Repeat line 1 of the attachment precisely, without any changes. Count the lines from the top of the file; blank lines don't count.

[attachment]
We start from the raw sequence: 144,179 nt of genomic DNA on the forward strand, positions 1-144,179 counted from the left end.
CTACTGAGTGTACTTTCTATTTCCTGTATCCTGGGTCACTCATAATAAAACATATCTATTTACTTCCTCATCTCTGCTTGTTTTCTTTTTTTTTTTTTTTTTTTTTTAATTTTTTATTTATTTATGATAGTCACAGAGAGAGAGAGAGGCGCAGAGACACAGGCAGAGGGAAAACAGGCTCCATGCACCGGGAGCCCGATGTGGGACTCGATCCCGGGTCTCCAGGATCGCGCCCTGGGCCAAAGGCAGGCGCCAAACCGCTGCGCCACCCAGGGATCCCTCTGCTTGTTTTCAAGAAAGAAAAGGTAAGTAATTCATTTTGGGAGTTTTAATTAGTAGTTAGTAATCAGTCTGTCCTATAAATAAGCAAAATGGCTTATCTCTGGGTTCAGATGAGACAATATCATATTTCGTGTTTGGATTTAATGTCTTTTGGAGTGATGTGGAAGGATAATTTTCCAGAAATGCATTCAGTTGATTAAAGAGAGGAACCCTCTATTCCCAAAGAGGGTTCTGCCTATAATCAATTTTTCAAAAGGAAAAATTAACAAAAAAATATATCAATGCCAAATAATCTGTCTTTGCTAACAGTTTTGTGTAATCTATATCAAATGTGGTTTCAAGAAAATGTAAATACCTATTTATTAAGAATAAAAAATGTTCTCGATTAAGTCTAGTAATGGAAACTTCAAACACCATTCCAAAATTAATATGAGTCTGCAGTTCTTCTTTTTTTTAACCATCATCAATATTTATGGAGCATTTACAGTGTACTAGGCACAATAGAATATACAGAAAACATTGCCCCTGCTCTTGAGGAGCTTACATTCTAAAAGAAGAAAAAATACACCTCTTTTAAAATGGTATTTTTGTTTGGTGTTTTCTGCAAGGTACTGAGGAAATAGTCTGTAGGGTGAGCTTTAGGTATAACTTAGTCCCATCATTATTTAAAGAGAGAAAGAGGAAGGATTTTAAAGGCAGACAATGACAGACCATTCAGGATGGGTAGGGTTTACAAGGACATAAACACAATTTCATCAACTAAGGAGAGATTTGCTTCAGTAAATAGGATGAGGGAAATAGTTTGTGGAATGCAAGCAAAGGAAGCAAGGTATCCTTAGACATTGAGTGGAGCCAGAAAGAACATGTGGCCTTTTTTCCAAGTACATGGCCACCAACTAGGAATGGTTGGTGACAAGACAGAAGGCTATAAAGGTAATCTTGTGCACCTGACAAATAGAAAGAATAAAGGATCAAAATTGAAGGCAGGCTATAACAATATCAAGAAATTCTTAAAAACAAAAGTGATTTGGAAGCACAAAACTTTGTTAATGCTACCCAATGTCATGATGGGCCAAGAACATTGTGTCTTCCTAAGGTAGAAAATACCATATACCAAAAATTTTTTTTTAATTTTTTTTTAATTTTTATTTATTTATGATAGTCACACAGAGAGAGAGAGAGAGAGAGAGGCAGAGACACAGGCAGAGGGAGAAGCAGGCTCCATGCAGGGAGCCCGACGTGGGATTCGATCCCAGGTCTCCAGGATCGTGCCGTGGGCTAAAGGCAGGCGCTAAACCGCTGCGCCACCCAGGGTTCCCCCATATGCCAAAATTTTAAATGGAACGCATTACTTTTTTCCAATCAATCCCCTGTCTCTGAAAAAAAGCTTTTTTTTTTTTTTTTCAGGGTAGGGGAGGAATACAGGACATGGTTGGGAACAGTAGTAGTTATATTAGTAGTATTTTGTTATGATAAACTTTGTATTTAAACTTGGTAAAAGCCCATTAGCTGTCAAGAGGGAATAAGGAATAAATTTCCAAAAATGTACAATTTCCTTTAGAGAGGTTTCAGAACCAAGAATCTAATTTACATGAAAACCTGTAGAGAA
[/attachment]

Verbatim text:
We start from the raw sequence: 144,179 nt of genomic DNA on the forward strand, positions 1-144,179 counted from the left end.